"...outside exceptional cases, which this case is not, persons in the position of the Proprietor and the Licensee, while bound by important statutory duties in relation to the service of alcohol and the conduct of the premises in which it is served, owe no general duty of care at common law to customers which requires them to monitor and minimise the service of alcohol or to protect customers from the consequence of the alcohol they choose to consume."

The majority, at paragraph 53, also noted that:

"The fact that legislation compels publicans not to serve customers who are apparently drunk does not make the introduction of a civil duty of care defined by reference to those expressions any more workable or attractive."

Furthermore, the majority held that even if there was a duty of care:

  • it was not breached, and
  • it had not been shown that the accident would have been prevented if the Licensee had complied with the alleged duty.

French CJ, agreeing with the majority, noted that the resolution of the question of duty of care in the future will likely require consideration of the liquor licensing laws and closer consideration of the civil liability statutes of the relevant State or Territory.

Adeels Palace Pty Ltd v Moubarak
Adeels Palace Pty Ltd v Bou Najem
[2009] HCA 48


10 November 2009


The appellant, Adeels Palace Pty Ltd (Adeels Palace) carried on a reception and restaurant business at premises in Punchbowl, New South Wales. On 31 December 2002, Adeels Palace was open for business and many people attended to celebrate New Year's Eve. At about 2.30am on 1 January 2003, a dispute on the dance floor escalated, and came to involve a fight between one of the respondents Mr Anthony Moubarak and a Mr Danny Abbas. Mr Abbas left the premises and returned with a gun. Mr Moubarak was shot in the stomach and the respondent Mr Antoin Bou Najem was shot in the leg.

Mr Moubarak and Mr Najem each brought proceedings in the District Court of New South Wales against Adeels Palace claiming damages for personal injury. Each alleged that they had suffered injury as a result of Adeels Palace's negligence in not providing any or any sufficient security during the function on New Year's Eve 2002/2003. In the District Court, each plaintiff obtained judgment for damages. Adeels Palace appealed to the Court of Appeal of New South Wales and that Court dismissed the appeal. By special leave, Adeels Palace appealed to the High Court.


The live issues in the case of each, at trial, on appeal to the Court of Appeal and the High Court were whether:

  • Adeels Palace owed each a duty of care to prevent harm of the kind suffered
  • whether that duty had been breached, and
  • whether the breach was a cause of the damage suffered.


In this case the High Court considered provisions of the Civil Liability Act 2002 (NSW) (Civil Liability Act) and the Liquor Act 1982 (NSW) and stated at paragraph 22:

"It is against this statutory background that the question of duty of care must be considered, not for the purpose of developing the common law by analogy with statute law, but to ensure that the imposition of a common law duty of reasonable care of the kind now in question would not run counter to the statutory requirements imposed on licensees in all Australian jurisdictions."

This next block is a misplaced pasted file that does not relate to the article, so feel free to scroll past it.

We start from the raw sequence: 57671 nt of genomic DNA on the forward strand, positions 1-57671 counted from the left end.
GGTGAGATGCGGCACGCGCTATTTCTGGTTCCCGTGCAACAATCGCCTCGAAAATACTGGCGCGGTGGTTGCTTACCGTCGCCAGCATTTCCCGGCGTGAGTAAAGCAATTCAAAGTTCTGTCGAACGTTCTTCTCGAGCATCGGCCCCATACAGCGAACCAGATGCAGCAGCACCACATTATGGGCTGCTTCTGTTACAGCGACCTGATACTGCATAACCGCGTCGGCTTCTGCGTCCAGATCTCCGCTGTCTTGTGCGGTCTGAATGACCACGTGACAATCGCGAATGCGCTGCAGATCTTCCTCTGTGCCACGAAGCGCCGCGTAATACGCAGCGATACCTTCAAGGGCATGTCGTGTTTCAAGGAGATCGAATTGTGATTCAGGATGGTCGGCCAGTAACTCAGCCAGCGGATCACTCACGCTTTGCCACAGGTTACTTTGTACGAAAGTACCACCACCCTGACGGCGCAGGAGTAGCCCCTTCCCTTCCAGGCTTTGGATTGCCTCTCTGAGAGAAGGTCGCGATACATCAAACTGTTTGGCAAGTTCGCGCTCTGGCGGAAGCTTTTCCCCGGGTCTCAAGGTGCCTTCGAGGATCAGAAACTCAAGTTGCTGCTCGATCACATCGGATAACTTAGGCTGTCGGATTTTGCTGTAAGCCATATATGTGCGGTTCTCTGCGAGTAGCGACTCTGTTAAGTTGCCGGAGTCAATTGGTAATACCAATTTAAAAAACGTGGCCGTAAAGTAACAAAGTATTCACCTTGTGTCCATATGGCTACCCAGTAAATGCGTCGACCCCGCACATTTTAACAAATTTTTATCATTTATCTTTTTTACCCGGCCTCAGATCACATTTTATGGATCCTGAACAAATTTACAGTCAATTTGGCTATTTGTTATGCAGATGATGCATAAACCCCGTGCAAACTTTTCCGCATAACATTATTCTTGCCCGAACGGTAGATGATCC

According to the High Court, in the circumstances reasonably contemplated before Adeels Palace opened for business on 31 December 2002 as likely to prevail on that night, Adeels Palace owed each respondent a duty to take reasonable care to prevent injury to patrons from the violent, quarrelsome or disorderly conduct of other persons. The High Court noted that this duty was consistent with the duty imposed by statute upon the licensee and which was a duty enforceable criminal processes.

In relation to whether the duty was breached, the High Court observed that the absence of consideration at trial of the matters prescribed by the Civil Liability Act may have been reason enough to conclude that the question of breach of duty was not determined properly by the trial judge. However, the High Court decided that it was not profitable to examine that issue further because resolution of the issue of breach would necessarily depend only upon the evidence that was led at trial.

Instead, the High Court thought it desirable to consider the question of causation and found that the negligence found against Adeels Palace was not shown to have been a cause of the injuries suffered by the plaintiffs. In considering the issue of causation, the High Court observed that the evidence at trial did not show that:

  • the presence of security would have deterred the re-entry of Mr Abbas, or
  • security personnel could or would have prevented re-entry by Mr Abbas.

The High Court noted at paragraph 47 that:

"There was, however, no basis in the evidence for concluding that security staff at the entrance to the restaurant would have deterred or prevented the re-entry to the premises of a man armed with a gun when later events showed he was ready and willing to use the weapon on persons unconnected with his evident desire for revenge."

Accordingly, the High Court found that the absence of security personnel at Adeels Palace on the night the plaintiffs were shot was not a necessary condition of their being shot, in other words the "but for" test of factual causation was not established. The High Court, at paragraph 57, stated that:

" would be contrary to established principles to hold Adeels Palace responsible in negligence if not providing security was not a necessary condition of the occurrence of the harm but providing security might have deterred or prevented its occurrence, or might have resulted in harm being suffered by someone other than, or in addition to, the plaintiffs."

The High Court allowed the appeals, set aside the orders of the Court of Appeal and Supreme Court of New South Wales and entered orders that the appeal to the Supreme Court be allowed with costs, the judgment of the District Court be set aside and its place there be judgment for Adeels Palace with costs.

The content of this article is intended to provide a general guide to the subject matter. Specialist advice should be sought about your specific circumstances.